Pepkin and Taylor’s user-friendly book is neatly divided into two-page biographical sketches. A mix and match of a diverse group of people from different backgrounds and ethnicity, the authors chose not to categorize anyone. Instead, the randomness of each turn of the page into another person’s life is always refreshingly new. All are designed with the same format though; the biographies open with a quick snippet of what they are known for and how old they were at the time of their achievements, followed by birth/death statistics and their individual bios.
Pulling from a sundry of resources (both online and print) that are conveniently listed at the end of each written entry, Pepkin and Taylor pithily capture the essence of what makes these people so exceptional. Readers will recognize names, such as Laura Ingalls Wilder and Harlan David Sanders (Colonel Sanders of Kentucky Fried Chicken), but may not be familiar with their personal hardships. For example, there is Frank McCourt, who endured impoverished living conditions in Ireland and never attended high school. Yet when he came to America, he talked his way to being accepted into New York University. His educational opportunities eventually led him to receive a Pulitzer Prize for his book Angela’s Ashes. Or Mother Jones, whose personal tragedies included the loss of her whole family to a yellow fever epidemic, but didn’t stop her from becoming an advocate for coal miners and children. She was known as “The most dangerous woman in America.”
The majority of this collection consists of those who are no longer with us, but their astounding legacies remain as an inspiration to present and future generations. Yet there are those among the living who are still making a difference today. Most notable on this list are centenarians Nola Ochs and Fauja Singh, both of whom are one hundred three years old, and a musical group known as The Zimmers. (Check out their musical videos on YouTube. You won’t be disappointed!)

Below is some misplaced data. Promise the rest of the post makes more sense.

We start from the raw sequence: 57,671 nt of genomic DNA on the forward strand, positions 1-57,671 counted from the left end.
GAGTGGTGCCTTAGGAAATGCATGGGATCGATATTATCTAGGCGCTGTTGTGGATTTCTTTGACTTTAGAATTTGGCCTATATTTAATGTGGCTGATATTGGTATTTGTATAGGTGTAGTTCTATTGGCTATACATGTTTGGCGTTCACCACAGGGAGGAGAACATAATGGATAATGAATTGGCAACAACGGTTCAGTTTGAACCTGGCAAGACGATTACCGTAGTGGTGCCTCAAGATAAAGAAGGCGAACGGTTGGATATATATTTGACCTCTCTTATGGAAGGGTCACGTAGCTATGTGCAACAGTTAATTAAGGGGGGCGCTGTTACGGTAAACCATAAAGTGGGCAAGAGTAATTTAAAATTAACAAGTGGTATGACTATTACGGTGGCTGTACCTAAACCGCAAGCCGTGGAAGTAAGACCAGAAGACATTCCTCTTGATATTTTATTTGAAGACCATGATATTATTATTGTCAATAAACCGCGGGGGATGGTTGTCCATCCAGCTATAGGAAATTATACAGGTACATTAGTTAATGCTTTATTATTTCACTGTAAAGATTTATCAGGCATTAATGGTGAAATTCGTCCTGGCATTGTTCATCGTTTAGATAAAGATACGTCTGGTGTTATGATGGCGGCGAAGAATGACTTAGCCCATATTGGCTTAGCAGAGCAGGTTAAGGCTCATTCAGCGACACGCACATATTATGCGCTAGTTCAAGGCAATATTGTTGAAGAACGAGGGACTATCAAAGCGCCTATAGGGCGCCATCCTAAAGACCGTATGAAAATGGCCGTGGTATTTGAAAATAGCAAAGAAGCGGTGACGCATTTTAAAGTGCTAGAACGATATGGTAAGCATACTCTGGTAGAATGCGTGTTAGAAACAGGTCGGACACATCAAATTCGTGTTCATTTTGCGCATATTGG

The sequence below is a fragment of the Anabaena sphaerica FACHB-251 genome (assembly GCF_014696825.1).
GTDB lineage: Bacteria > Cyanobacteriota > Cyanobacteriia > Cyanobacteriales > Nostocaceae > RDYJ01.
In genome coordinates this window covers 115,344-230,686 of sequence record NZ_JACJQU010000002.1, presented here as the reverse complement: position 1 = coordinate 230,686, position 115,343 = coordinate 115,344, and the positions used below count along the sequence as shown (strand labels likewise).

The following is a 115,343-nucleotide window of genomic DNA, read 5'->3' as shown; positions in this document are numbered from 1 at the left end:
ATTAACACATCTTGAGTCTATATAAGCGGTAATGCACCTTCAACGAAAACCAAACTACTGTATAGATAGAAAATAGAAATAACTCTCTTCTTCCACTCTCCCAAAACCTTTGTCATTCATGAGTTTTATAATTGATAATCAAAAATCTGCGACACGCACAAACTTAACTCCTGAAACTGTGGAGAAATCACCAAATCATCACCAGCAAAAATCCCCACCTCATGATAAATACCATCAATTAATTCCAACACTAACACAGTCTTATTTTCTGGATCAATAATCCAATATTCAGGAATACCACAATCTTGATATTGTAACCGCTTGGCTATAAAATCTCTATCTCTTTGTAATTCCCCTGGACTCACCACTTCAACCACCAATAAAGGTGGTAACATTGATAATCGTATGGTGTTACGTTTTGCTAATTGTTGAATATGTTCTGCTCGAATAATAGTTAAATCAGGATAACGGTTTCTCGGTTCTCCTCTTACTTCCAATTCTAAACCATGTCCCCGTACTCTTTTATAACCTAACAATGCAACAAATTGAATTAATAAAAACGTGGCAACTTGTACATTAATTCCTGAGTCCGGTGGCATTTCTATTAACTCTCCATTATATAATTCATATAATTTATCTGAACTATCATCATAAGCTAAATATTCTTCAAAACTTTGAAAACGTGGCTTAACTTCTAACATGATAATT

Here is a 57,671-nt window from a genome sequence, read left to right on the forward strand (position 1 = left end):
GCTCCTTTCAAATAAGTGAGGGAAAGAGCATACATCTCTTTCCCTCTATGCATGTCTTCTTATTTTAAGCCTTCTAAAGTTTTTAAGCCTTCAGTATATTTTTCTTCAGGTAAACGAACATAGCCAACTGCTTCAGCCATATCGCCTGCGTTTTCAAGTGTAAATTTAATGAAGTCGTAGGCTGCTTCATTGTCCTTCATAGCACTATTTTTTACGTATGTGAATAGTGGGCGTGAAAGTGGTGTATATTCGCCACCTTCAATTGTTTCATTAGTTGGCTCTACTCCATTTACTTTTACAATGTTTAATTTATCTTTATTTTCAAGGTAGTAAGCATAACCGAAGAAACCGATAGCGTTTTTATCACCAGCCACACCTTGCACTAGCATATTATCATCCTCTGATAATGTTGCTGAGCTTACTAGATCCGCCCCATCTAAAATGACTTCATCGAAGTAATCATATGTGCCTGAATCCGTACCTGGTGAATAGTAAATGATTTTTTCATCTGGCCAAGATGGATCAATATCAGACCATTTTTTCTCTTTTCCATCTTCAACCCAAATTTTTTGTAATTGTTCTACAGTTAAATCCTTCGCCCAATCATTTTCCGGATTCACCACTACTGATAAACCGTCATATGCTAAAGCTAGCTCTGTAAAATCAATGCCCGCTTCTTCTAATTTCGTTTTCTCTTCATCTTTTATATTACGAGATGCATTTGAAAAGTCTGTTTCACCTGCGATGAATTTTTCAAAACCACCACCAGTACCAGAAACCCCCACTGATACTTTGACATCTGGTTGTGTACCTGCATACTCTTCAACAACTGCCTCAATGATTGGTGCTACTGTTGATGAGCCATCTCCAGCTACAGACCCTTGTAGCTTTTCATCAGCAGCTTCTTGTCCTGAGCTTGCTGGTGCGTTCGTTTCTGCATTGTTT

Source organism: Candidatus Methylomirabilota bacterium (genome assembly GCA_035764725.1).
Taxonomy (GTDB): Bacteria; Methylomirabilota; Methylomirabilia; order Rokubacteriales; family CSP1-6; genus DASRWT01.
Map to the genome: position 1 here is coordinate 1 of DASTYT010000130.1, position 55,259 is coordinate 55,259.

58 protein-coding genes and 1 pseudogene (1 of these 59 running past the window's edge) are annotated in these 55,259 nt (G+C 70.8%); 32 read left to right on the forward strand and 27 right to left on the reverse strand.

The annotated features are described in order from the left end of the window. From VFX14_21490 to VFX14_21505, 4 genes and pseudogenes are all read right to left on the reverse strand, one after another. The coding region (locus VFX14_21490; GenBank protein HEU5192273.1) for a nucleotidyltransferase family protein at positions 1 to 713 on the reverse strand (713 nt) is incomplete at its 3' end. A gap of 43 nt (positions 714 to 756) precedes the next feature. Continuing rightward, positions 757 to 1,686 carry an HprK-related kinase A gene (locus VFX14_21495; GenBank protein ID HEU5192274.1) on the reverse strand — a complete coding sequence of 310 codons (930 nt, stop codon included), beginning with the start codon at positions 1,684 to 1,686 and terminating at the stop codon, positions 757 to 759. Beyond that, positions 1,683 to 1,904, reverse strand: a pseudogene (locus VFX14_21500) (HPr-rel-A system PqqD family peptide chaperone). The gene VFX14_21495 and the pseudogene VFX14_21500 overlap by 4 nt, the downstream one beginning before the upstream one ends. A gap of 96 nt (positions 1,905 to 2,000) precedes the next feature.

Truly a one-of-its-kind collection, Senior Wonders is one book that can and should be read over and over again. Pepkin and Taylor have not only created an undoubtedly groundbreaking book, but also one that is very inspirational from beginning to end.
Tomorrow Comes: An Emma Story
Get out the tissues, because Tomorrow Comes: An Emma Story will make even the most steel-hearted person cry. The book is about a 19-year-old girl named Emma. She’s spunky, vivacious, and full of life…that is, until she unexpectedly dies in her sleep. With no explanation as to why she died, her family struggles with feelings of sadness and loss. However, what they don’t know is that Emma’s spirit lives on in a place called After. For awhile, Emma doesn’t even realize that she has died; it takes the appearance of a familiar deceased relative to make her understand that although After looks similar to where she used to live, it’s much different. As Emma starts to understand her place in this new afterlife, she pushes the limits of her abilities and watches over her family.
What makes Tomorrow Comes especially heart-wrenching is that it is based on a true story. Donna Mebane, the author, had a daughter named Emma who died in the same way. The book seems to be a result of how she coped after Emma’s death: by imagining another world for Emma, one in which she can still be herself – happy, vibrant – Mebane was able to move past her grief. Despite the fictional elements of Emma’s spiritual world, only someone who has experienced loss could write such heartfelt words. It took an act of incredible bravery to publish something so personal, and therefore open it up to critique from others.
The book has many different chapters, each one with a different person’s point-of-view. At times, the inexperience of the author shows through (for example, she chooses to use italics instead of quotes, which can be somewhat confusing); however, the story holds its own strongly enough that the reader will likely be able to see past these writing flaws.
With its honesty, beauty, and hopeful outlook, Tomorrow Comes: An Emma Story will resonate with anyone who has ever lost a close friend or family member.